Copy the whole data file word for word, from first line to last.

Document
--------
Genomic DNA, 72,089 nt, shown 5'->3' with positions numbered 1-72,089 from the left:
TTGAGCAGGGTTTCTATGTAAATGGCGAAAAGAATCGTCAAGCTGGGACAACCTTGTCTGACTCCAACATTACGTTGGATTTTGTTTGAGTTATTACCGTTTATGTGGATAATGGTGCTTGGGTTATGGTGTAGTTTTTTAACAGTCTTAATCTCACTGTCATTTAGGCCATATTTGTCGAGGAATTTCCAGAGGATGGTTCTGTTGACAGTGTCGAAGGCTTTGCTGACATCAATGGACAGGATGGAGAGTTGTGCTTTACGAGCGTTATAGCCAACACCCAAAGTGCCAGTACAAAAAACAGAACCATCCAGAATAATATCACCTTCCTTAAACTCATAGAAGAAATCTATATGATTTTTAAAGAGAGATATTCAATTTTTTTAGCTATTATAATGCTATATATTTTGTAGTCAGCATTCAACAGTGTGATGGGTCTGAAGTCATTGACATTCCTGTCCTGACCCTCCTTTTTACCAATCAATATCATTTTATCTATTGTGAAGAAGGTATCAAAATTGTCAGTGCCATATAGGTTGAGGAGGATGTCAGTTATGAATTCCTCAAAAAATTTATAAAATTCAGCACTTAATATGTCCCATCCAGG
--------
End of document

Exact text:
Genomic DNA, 72,089 nt, shown 5'->3' with positions numbered 1-72,089 from the left:
TTGAGCAGGGTTTCTATGTAAATGGCGAAAAGAATCGTCAAGCTGGGACAACCTTGTCTGACTCCAACATTACGTTGGATTTTGTTTGAGTTATTACCGTTTATGTGGATAATGGTGCTTGGGTTATGGTGTAGTTTTTTAACAGTCTTAATCTCACTGTCATTTAGGCCATATTTGTCGAGGAATTTCCAGAGGATGGTTCTGTTGACAGTGTCGAAGGCTTTGCTGACATCAATGGACAGGATGGAGAGTTGTGCTTTACGAGCGTTATAGCCAACACCCAAAGTGCCAGTACAAAAAACAGAACCATCCAGAATAATATCACCTTCCTTAAACTCATAGAAGAAATCTATATGATTTTTAAAGAGAGATATTCAATTTTTTTAGCTATTATAATGCTATATATTTTGTAGTCAGCATTCAACAGTGTGATGGGTCTGAAGTCATTGACATTCCTGTCCTGACCCTCCTTTTTACCAATCAATATCATTTTATCTATTGTGAAGAAGGTATCAAAATTGTCAGTGCCATATAGGTTGAGGAGGATGTCAGTTATGAATTCCTCAAAAAATTTATAAAATTCAGCACTTAATATGTCCCATCCAGG